For simplicity, you may assume everything is discrete/finite.

$x\in\mathcal{X}$ goes through a channel and produces $y\in\mathcal{Y}$.

The mutual information between them is $i=I(x\Vert y)$.

My questions are with regards to the following scenario: what if we subject the channel to erasures with a probability $p$? That is to say, if an erasure happens, then instead of getting $y$, you get a useless erasure $e$, and glean no information. Let $\widehat{y}_p\in\mathcal{Y}\cup \{e\}$ denote this $y$ subject to erasures.

  1. What will be the new mutual information $I(x\Vert\widehat{y}_p)$ in terms of the original $i$? Or is there no simple form?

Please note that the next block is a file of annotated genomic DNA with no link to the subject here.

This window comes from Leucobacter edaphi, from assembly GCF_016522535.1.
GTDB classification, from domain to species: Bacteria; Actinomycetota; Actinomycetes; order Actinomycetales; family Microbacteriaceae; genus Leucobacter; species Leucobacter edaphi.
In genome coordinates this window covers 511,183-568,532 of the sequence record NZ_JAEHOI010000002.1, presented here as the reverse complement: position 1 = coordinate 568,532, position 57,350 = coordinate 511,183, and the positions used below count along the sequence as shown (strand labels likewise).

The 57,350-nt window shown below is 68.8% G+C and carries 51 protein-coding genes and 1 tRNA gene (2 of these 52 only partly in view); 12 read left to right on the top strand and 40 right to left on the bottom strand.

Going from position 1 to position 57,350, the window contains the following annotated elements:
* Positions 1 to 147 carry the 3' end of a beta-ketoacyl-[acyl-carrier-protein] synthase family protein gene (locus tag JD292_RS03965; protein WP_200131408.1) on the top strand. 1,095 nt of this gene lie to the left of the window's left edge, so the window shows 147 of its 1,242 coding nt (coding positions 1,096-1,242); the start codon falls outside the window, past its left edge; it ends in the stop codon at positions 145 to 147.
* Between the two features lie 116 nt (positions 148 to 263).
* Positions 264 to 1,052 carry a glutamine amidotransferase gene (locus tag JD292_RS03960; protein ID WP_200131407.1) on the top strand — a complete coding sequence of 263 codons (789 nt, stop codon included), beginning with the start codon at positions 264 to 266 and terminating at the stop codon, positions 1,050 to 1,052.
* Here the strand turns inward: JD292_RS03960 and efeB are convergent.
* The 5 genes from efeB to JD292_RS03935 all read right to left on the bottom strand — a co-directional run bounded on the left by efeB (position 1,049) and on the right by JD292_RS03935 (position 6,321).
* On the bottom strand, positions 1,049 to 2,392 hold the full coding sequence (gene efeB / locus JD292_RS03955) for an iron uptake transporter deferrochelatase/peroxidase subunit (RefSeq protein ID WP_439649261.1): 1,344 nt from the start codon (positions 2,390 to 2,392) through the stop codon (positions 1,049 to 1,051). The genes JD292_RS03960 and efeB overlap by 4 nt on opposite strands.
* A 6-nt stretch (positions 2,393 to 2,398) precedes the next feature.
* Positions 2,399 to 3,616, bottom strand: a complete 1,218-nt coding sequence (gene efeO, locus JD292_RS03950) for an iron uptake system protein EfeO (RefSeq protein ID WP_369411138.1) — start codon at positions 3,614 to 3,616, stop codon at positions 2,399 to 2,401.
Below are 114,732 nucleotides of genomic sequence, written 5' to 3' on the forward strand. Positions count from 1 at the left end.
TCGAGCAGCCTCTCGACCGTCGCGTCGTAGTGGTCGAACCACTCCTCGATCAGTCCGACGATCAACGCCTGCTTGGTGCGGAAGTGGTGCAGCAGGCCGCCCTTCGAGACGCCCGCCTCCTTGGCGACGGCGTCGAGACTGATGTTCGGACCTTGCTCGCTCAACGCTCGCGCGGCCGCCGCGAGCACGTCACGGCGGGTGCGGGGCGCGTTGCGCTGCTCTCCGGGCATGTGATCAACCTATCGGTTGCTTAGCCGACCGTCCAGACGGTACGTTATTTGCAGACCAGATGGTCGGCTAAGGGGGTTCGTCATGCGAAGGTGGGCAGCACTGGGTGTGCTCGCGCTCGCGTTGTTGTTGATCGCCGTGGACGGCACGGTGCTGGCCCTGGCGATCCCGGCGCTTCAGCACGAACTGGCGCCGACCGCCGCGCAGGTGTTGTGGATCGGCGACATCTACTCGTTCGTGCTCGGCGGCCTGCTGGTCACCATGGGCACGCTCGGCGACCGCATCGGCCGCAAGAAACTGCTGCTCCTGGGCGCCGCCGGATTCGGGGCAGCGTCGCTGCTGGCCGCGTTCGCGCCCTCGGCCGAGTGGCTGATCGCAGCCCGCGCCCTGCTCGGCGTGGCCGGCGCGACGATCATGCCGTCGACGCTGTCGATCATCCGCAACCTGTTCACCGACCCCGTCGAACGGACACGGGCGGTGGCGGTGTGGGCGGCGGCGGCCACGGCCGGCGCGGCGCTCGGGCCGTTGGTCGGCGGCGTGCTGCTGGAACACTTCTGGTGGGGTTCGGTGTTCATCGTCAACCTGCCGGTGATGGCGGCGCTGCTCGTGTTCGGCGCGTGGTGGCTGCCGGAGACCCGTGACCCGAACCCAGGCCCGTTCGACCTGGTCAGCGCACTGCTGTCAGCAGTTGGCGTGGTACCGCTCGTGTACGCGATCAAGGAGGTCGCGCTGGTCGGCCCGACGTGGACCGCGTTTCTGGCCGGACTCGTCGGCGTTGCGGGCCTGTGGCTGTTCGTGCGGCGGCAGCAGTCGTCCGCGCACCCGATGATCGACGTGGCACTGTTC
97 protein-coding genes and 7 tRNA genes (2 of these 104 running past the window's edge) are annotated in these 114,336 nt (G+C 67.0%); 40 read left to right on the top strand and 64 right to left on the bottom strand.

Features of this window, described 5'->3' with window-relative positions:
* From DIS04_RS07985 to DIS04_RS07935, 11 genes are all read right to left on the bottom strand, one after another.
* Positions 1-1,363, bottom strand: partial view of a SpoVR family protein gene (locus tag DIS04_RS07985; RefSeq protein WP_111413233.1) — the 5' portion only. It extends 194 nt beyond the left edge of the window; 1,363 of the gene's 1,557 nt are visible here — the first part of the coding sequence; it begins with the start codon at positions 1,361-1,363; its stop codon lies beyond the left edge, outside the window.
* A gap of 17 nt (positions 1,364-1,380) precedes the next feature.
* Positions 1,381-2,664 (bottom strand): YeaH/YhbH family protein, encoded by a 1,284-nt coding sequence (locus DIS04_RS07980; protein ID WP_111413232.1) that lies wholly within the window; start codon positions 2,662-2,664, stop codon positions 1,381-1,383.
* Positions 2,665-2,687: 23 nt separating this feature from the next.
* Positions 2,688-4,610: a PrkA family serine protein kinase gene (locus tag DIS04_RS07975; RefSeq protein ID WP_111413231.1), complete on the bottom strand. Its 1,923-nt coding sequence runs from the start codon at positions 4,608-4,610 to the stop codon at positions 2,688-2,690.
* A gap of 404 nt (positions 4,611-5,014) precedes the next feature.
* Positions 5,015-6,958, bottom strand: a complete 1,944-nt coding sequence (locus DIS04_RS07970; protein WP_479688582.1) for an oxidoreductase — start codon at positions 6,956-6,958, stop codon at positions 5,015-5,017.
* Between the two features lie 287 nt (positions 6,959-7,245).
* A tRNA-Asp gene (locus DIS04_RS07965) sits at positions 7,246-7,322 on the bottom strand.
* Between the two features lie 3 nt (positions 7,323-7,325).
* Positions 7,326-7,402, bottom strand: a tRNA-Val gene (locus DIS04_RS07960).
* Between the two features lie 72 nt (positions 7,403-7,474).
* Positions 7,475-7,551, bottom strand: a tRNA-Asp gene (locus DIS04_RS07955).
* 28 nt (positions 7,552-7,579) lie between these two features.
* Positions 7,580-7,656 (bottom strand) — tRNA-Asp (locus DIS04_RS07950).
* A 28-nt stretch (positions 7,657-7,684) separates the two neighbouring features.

2. Is there some straightforward way to degrade the channel (without introducing an outright erasure) such that the resulting mutual information is the same as in the erasure case? By degrading the channel, I mean that instead of $y$, you'll get a noisy $\widetilde{y}_p$ that still belongs to the domain $\mathcal{Y}$ (doesn't involve erasures). But it should be the case that $I(x\Vert\widetilde{y}_p)=I(x\Vert\widehat{y}_p)$.

For (2.), an example noisy $\widetilde{y}_p$ would be to replace $y$ with noisy uniform over $\mathcal{Y}$ w.p. $p$. I don't know if this will necessarily result in the same mutual information though.

If necessary, you can just consider the binary domain case. If possible, I'd like to know for the continuous case.

Even if there is no simple/straightforward answer, I'd like to know what an answer would be (even if it's intractable to compute).



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